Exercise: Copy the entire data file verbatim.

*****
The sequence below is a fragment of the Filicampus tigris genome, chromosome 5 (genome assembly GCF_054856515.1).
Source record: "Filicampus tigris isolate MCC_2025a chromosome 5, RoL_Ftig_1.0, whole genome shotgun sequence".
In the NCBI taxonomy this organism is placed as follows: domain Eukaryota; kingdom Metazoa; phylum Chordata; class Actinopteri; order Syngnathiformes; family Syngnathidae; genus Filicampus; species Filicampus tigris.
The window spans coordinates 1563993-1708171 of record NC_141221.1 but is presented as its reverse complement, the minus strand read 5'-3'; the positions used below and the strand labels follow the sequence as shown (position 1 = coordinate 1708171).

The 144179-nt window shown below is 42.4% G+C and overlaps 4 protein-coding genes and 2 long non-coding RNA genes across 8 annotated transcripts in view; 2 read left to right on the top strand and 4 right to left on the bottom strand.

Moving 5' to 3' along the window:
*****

The sequence below is a fragment of the Filicampus tigris genome, chromosome 5 (genome assembly GCF_054856515.1).
Source record: "Filicampus tigris isolate MCC_2025a chromosome 5, RoL_Ftig_1.0, whole genome shotgun sequence".
In the NCBI taxonomy this organism is placed as follows: domain Eukaryota; kingdom Metazoa; phylum Chordata; class Actinopteri; order Syngnathiformes; family Syngnathidae; genus Filicampus; species Filicampus tigris.
The window spans coordinates 1563993-1708171 of record NC_141221.1 but is presented as its reverse complement, the minus strand read 5'-3'; the positions used below and the strand labels follow the sequence as shown (position 1 = coordinate 1708171).

The 144179-nt window shown below is 42.4% G+C and overlaps 4 protein-coding genes and 2 long non-coding RNA genes across 8 annotated transcripts in view; 2 read left to right on the top strand and 4 right to left on the bottom strand.

Moving 5' to 3' along the window: